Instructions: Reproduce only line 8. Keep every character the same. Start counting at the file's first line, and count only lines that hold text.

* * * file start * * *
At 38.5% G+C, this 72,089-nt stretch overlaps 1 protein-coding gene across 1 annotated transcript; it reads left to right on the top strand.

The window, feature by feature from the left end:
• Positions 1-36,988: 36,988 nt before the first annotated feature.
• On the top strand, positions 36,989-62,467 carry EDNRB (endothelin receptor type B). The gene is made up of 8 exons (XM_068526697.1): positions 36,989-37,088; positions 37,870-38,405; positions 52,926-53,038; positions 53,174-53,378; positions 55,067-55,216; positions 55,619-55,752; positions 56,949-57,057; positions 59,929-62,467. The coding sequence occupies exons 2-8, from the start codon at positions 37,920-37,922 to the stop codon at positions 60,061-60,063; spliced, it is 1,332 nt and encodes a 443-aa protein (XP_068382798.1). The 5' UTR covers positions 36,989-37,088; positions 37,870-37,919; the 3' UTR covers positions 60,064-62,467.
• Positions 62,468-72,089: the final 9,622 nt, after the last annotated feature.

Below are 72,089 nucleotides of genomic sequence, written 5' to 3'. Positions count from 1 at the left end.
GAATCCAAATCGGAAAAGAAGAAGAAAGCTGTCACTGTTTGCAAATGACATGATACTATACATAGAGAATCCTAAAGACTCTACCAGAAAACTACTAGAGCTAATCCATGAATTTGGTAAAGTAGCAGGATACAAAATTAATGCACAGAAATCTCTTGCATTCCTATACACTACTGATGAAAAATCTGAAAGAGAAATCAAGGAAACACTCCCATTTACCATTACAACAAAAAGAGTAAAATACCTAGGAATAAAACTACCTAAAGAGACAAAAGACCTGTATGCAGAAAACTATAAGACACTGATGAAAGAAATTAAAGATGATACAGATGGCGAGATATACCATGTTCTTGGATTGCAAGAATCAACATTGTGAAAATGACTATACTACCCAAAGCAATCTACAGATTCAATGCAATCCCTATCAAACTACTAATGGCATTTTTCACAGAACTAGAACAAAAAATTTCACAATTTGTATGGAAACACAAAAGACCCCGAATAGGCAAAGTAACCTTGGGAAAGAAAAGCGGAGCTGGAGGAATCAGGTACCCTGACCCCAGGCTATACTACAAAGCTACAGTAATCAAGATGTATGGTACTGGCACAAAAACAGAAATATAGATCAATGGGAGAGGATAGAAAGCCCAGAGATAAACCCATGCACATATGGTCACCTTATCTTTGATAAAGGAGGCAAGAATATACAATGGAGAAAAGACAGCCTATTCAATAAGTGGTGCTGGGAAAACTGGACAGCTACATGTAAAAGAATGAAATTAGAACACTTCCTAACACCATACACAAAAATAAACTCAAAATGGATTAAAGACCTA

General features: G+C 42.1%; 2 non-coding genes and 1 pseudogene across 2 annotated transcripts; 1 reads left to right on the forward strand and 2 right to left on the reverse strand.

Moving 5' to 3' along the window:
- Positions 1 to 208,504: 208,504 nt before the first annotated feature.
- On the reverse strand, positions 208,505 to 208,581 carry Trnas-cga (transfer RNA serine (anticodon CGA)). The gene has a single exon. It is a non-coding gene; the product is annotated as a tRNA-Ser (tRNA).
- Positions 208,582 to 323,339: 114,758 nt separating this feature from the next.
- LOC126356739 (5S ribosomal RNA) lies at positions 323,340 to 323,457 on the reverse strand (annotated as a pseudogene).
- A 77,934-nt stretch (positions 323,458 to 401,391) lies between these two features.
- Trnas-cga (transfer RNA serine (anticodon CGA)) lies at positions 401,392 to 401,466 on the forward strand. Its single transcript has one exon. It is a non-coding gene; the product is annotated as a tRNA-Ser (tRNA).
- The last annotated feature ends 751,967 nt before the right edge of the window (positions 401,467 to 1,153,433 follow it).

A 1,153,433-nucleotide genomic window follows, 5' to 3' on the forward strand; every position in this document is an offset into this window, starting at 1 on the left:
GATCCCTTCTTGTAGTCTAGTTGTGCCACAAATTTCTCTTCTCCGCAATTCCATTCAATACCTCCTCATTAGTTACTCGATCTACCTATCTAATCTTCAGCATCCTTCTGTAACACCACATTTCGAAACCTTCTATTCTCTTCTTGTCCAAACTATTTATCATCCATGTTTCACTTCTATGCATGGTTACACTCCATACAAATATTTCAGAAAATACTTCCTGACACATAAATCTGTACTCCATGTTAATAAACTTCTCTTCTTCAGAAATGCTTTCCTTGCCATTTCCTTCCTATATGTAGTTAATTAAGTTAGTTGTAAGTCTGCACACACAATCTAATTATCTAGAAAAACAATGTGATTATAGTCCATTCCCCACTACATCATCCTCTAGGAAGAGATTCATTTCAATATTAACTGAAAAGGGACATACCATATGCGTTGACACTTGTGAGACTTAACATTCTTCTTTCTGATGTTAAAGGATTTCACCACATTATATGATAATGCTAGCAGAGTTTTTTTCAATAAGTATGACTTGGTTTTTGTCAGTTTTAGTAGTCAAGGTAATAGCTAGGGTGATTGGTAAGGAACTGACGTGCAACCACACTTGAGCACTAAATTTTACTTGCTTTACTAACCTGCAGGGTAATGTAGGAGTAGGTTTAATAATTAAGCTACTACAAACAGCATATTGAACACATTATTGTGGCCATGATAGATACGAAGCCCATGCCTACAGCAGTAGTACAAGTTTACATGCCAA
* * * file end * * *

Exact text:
General features: G+C 42.1%; 2 non-coding genes and 1 pseudogene across 2 annotated transcripts; 1 reads left to right on the forward strand and 2 right to left on the reverse strand.